Saudi crown prince preparing new charges against Mohammed bin Nayef: Report
Saudi Crown Prince Mohammed bin Salman is in the process of levelling corruption and disloyalty charges against his predecessor Mohammed bin Nayef, in a bid to shore up his rule and permanently take down a former competitor for the throne, according to a report by the Washington Post.
The newspaper reported on Sunday that an "anti-corruption committee" will level charges against bin Nayef for allegedly siphoning billions of dollars through a network of front companies and private accounts when he was in charge of the interior ministry.
Sources told the newspaper that the former crown prince will be asked to re-pay more than $15bn they claim he stole.
Associates of the prince have contested the charges, saying his activities at the ministry were authorised by a 2007 royal decree.
Internal Saudi documents provided by one of bin Nayef's associates and reviewed by the newspaper support the claim that his financial activities were approved, at least in broad outlines, by the late king.
Stay informed with MEE's newsletters
Sign up to get the latest alerts, insights and analysis, starting with Turkey Unpacked
The decree, seen by the Post, references a secret fund managed by bin Nayef and authorises the creation of "appropriate vehicles in the private sector" to disguise covert counter-terrorism initiatives.
A 2013 spending report shows that requests to spend $1.3bn had been approved by Khaled al-Tuwaijri, the chief of the royal court.
Former CIA officials said they were aware of bin Nayef's control over the secret counter-terrorism fund at the time and that he had used the accounts to help finance joint US-Saudi projects.
In another document seen by the Post, bin Nayef told his aides that by creating a network of cover companies, he was "emulating the standard followed by international security agencies".
A major difference in this from western standards was that two aides managing the network were promised five percent of the companies' annual profits as compensation.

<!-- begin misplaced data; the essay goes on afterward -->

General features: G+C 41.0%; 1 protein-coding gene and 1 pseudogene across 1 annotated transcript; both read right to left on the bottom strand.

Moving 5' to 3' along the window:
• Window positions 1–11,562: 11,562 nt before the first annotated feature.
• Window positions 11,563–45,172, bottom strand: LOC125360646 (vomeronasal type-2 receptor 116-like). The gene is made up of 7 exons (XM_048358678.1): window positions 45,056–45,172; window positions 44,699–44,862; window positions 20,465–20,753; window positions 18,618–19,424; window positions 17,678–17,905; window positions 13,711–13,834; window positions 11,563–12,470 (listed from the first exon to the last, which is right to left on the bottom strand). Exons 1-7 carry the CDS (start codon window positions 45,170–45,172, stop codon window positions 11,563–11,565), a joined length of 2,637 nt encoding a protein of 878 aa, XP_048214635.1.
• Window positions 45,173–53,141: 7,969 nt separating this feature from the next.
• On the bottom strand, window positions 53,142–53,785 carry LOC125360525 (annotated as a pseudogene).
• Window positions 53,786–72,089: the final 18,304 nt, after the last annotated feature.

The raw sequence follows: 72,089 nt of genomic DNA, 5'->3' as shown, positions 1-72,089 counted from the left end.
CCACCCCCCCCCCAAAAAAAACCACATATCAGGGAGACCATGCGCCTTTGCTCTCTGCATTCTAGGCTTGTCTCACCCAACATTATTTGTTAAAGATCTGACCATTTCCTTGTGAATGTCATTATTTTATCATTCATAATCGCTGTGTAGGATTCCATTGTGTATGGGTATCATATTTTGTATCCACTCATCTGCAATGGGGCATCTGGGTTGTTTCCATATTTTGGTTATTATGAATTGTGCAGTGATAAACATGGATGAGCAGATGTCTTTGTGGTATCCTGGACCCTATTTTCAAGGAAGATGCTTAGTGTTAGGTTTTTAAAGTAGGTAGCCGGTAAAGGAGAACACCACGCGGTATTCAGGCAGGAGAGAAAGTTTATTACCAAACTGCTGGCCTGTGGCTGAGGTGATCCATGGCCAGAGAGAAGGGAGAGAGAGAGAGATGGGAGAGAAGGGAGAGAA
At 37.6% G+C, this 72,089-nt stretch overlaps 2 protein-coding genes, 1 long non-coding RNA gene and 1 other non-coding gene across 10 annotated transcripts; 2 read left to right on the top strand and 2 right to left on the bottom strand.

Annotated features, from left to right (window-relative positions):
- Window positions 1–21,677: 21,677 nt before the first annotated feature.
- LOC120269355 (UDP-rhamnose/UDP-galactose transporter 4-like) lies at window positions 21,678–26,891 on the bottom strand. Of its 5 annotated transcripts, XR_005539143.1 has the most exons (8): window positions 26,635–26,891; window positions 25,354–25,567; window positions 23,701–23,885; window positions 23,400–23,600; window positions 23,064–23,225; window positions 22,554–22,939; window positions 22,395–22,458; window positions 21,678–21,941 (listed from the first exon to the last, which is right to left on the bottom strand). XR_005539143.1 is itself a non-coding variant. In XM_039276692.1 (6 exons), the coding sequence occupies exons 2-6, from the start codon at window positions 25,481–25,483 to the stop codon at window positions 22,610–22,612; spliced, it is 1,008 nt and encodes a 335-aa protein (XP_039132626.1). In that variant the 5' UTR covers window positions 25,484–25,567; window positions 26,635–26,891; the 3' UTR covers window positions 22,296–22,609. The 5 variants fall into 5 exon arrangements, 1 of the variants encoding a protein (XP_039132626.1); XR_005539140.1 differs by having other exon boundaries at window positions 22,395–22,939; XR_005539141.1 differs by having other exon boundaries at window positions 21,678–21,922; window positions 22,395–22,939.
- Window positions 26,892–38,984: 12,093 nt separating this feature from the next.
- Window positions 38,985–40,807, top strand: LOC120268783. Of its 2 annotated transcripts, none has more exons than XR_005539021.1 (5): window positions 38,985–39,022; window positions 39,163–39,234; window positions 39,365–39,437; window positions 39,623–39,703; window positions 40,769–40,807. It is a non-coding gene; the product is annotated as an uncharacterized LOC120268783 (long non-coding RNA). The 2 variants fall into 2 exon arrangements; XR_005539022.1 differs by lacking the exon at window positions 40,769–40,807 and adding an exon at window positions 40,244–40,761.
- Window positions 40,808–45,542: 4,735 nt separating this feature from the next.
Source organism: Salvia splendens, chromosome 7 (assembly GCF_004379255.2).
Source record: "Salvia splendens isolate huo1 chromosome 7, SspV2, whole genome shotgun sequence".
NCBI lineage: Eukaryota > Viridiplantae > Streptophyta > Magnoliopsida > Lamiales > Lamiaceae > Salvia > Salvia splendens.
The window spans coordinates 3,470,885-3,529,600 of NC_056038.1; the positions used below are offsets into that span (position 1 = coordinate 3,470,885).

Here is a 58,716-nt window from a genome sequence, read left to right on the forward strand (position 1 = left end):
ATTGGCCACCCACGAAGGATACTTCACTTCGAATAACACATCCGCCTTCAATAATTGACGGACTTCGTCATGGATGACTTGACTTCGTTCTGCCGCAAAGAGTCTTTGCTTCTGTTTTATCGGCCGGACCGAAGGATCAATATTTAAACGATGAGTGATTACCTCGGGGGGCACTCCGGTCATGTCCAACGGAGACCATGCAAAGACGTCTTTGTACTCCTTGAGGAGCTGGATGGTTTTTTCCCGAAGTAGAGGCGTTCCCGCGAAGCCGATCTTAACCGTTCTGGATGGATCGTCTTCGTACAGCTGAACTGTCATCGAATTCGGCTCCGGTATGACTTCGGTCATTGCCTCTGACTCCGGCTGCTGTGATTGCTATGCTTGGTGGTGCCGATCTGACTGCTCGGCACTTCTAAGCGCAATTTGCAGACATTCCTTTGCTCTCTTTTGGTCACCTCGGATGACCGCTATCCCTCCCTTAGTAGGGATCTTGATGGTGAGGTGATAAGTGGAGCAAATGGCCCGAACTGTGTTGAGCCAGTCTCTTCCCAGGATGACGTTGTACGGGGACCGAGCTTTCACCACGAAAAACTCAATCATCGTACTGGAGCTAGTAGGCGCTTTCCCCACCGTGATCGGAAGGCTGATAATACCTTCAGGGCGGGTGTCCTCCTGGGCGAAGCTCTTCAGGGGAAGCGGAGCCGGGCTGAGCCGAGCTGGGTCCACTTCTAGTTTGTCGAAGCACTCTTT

"The interior ministry was provided with a budget so they could build up capabilities, recruit personnel and develop intelligence service contacts to penetrate al-Qaeda," former CIA director John Brennan told the Post.
"[King] Abdullah's view was that he had to be invested in the activities that [bin Nayef] was leading. [Bin Nayef] was one of his favourites."
"Over the course of my interaction with [bin Nayef], he wasn't someone I thought was engaged in corrupt activity or was siphoning off money," added Brennan, who worked closely with the former crown prince for more than a decade.
A former senior US official stationed in Riyadh added: "Everybody in the US government understood that [bin Nayef] had the broadest spending authority from the king."
Bin Nayef, 60, was named as successor to King Salman shortly after he took the throne in 2015, with bin Salman designated deputy crown prince.
Associates said bin Nayef understood that his privileged and trusted position under the former king had ended and he began liquidating the secret network of front companies, transferring their ownership to the Saudi Public Investment Fund, the country's sovereign wealth fund.
In 2017, bin Nayef was summoned by his deputy, bin Salman, and told to resign. With his rival backed by prominent princes, bin Nayef submitted and swore allegiance to the young crown prince.
After his unseating as crown prince, bin Nayef had his entourage, mobile phones and allowances stripped and was not allowed to travel.
Sources told MEE earlier this year that the prince had complained bitterly to friends and in letters to the king about the withdrawal of his royal allowances.
Finally, he was jailed earlier this year along with his uncle, Prince Ahmed, accused of plotting a coup.
In May, Saudi Arabia's Prisons Authority tweeted that bin Nayef was hospitalised after "suffering a heart attack".
The post was later deleted and replaced by a tweet stating that the account had been breached, suggesting a hack.
Middle East Eye delivers independent and unrivalled coverage and analysis of the Middle East, North Africa and beyond. To learn more about republishing this content and the associated fees, please fill out this form. More about MEE can be found here.